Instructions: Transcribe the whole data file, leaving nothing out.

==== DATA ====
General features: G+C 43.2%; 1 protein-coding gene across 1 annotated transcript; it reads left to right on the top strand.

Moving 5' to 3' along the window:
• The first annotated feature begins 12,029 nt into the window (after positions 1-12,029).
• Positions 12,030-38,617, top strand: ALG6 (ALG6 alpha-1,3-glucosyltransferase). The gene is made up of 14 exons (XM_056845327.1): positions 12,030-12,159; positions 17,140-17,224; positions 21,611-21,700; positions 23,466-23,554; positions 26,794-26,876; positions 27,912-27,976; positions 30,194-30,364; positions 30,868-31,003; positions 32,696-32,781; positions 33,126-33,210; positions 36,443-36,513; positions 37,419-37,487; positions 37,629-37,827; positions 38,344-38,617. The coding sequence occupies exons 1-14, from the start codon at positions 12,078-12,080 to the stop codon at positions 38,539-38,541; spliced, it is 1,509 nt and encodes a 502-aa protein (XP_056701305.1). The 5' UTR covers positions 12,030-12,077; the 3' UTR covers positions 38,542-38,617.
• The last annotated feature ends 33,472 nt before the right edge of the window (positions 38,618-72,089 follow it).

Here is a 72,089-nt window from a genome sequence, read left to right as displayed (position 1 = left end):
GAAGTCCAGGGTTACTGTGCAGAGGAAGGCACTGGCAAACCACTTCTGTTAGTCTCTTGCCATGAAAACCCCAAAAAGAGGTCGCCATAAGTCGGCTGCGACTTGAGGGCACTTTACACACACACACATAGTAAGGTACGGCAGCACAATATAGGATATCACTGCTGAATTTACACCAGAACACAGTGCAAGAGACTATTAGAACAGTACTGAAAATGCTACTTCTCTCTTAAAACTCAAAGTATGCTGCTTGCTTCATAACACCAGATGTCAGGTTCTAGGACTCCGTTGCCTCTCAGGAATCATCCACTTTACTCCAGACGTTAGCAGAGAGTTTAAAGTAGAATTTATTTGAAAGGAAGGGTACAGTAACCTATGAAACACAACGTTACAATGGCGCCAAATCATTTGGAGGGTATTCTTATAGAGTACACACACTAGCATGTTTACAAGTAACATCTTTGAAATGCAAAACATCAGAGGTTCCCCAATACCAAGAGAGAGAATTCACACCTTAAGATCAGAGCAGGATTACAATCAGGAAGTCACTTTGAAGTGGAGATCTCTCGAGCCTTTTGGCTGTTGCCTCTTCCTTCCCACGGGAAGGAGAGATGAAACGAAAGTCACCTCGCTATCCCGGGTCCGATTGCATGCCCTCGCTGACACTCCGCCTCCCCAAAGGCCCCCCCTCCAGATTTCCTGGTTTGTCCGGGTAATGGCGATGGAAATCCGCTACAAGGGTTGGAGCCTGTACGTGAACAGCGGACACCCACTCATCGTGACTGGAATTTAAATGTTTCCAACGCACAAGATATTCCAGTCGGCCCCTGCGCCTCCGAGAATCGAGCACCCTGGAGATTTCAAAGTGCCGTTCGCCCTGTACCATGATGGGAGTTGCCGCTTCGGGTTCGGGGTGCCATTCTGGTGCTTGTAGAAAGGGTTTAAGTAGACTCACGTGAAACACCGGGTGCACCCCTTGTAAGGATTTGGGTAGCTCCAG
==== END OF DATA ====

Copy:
General features: G+C 43.2%; 1 protein-coding gene across 1 annotated transcript; it reads left to right on the top strand.

Moving 5' to 3' along the window:
• The first annotated feature begins 12,029 nt into the window (after positions 1-12,029).
• Positions 12,030-38,617, top strand: ALG6 (ALG6 alpha-1,3-glucosyltransferase). The gene is made up of 14 exons (XM_056845327.1): positions 12,030-12,159; positions 17,140-17,224; positions 21,611-21,700; positions 23,466-23,554; positions 26,794-26,876; positions 27,912-27,976; positions 30,194-30,364; positions 30,868-31,003; positions 32,696-32,781; positions 33,126-33,210; positions 36,443-36,513; positions 37,419-37,487; positions 37,629-37,827; positions 38,344-38,617. The coding sequence occupies exons 1-14, from the start codon at positions 12,078-12,080 to the stop codon at positions 38,539-38,541; spliced, it is 1,509 nt and encodes a 502-aa protein (XP_056701305.1). The 5' UTR covers positions 12,030-12,077; the 3' UTR covers positions 38,542-38,617.
• The last annotated feature ends 33,472 nt before the right edge of the window (positions 38,618-72,089 follow it).

Here is a 72,089-nt window from a genome sequence, read left to right as displayed (position 1 = left end):
GAAGTCCAGGGTTACTGTGCAGAGGAAGGCACTGGCAAACCACTTCTGTTAGTCTCTTGCCATGAAAACCCCAAAAAGAGGTCGCCATAAGTCGGCTGCGACTTGAGGGCACTTTACACACACACACATAGTAAGGTACGGCAGCACAATATAGGATATCACTGCTGAATTTACACCAGAACACAGTGCAAGAGACTATTAGAACAGTACTGAAAATGCTACTTCTCTCTTAAAACTCAAAGTATGCTGCTTGCTTCATAACACCAGATGTCAGGTTCTAGGACTCCGTTGCCTCTCAGGAATCATCCACTTTACTCCAGACGTTAGCAGAGAGTTTAAAGTAGAATTTATTTGAAAGGAAGGGTACAGTAACCTATGAAACACAACGTTACAATGGCGCCAAATCATTTGGAGGGTATTCTTATAGAGTACACACACTAGCATGTTTACAAGTAACATCTTTGAAATGCAAAACATCAGAGGTTCCCCAATACCAAGAGAGAGAATTCACACCTTAAGATCAGAGCAGGATTACAATCAGGAAGTCACTTTGAAGTGGAGATCTCTCGAGCCTTTTGGCTGTTGCCTCTTCCTTCCCACGGGAAGGAGAGATGAAACGAAAGTCACCTCGCTATCCCGGGTCCGATTGCATGCCCTCGCTGACACTCCGCCTCCCCAAAGGCCCCCCCTCCAGATTTCCTGGTTTGTCCGGGTAATGGCGATGGAAATCCGCTACAAGGGTTGGAGCCTGTACGTGAACAGCGGACACCCACTCATCGTGACTGGAATTTAAATGTTTCCAACGCACAAGATATTCCAGTCGGCCCCTGCGCCTCCGAGAATCGAGCACCCTGGAGATTTCAAAGTGCCGTTCGCCCTGTACCATGATGGGAGTTGCCGCTTCGGGTTCGGGGTGCCATTCTGGTGCTTGTAGAAAGGGTTTAAGTAGACTCACGTGAAACACCGGGTGCACCCCTTGTAAGGATTTGGGTAGCTCCAG